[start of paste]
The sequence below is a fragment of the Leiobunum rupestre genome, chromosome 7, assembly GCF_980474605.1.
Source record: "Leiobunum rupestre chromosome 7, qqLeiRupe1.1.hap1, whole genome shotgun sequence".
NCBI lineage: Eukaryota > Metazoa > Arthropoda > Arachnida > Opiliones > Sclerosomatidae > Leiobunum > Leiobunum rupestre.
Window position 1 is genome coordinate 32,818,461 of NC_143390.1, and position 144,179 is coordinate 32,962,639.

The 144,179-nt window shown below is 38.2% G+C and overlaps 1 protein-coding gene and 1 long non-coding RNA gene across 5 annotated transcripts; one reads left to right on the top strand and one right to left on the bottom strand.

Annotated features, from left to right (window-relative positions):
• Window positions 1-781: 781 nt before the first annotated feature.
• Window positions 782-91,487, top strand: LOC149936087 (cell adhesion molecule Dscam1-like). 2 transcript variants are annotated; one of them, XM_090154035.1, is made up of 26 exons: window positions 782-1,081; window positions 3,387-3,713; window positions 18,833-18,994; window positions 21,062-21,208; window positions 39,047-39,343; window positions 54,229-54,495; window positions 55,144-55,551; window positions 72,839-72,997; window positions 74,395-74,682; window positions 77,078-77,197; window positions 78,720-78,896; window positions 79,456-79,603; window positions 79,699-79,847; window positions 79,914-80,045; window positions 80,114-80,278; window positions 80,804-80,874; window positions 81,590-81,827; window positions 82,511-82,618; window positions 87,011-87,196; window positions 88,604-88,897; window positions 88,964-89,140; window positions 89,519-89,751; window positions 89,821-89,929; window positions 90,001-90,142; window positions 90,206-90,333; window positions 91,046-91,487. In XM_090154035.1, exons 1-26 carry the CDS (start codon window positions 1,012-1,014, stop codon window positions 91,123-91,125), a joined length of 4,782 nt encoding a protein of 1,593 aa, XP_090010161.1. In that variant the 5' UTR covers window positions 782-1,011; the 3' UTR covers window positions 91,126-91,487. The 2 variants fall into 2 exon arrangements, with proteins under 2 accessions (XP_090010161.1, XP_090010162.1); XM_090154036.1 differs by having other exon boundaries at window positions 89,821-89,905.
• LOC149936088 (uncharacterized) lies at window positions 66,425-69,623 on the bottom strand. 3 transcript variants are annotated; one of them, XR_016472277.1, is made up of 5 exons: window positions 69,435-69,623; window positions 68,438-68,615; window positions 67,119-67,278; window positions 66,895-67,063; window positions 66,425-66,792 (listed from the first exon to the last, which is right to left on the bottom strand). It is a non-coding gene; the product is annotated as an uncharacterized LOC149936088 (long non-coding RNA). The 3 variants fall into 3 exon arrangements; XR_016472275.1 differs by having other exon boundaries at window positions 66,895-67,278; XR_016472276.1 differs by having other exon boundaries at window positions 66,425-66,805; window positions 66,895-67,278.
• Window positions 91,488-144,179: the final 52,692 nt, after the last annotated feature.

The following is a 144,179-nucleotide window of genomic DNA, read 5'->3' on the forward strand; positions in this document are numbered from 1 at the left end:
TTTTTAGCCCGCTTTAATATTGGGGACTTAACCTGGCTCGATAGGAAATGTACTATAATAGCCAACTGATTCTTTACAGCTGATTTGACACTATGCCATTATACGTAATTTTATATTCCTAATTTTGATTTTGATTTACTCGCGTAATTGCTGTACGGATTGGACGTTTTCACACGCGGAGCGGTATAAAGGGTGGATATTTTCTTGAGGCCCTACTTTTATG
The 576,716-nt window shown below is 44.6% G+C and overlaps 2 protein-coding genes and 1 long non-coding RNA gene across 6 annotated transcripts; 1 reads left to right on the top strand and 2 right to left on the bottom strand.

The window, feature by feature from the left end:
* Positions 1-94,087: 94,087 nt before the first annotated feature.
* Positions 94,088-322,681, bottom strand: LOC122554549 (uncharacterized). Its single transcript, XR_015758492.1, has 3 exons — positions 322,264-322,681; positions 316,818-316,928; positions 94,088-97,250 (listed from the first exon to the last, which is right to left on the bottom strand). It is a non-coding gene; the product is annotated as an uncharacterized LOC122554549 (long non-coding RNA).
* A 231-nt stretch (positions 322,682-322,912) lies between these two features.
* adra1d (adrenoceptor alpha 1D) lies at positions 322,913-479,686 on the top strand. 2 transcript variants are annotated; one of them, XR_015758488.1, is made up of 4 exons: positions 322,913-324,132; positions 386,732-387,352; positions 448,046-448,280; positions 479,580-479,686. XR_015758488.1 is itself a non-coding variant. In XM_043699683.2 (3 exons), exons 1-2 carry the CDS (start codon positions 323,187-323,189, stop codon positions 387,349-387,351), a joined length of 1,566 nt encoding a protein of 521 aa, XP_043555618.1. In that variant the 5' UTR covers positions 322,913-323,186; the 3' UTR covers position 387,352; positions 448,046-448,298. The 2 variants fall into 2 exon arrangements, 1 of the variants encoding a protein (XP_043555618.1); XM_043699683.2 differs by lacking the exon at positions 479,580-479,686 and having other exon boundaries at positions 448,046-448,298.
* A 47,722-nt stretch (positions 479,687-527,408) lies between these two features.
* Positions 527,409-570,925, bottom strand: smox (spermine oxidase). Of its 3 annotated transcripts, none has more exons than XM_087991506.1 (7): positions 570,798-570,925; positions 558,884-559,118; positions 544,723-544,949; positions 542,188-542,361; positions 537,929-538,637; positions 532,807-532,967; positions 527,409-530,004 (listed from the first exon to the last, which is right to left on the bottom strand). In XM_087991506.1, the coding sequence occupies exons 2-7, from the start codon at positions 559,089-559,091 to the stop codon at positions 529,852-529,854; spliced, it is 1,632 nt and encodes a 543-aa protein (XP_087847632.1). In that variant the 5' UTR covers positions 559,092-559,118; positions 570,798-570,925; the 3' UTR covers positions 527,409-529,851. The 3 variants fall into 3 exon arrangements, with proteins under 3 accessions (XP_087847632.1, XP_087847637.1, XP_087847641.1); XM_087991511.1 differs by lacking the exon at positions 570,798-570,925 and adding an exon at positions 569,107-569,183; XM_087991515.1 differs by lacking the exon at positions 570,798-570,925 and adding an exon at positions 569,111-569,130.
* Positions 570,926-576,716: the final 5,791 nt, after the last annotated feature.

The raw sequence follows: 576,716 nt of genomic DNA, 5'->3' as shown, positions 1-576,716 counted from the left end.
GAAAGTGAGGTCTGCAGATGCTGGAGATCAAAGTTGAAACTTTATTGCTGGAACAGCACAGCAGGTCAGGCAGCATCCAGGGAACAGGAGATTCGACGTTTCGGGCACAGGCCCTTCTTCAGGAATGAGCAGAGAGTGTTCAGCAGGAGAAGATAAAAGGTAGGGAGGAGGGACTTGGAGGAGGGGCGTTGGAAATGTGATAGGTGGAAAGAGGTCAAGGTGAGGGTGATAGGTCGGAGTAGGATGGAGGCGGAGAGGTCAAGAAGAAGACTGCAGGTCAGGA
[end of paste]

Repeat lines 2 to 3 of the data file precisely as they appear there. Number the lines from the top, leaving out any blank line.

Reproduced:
Source record: "Leiobunum rupestre chromosome 7, qqLeiRupe1.1.hap1, whole genome shotgun sequence".
NCBI lineage: Eukaryota > Metazoa > Arthropoda > Arachnida > Opiliones > Sclerosomatidae > Leiobunum > Leiobunum rupestre.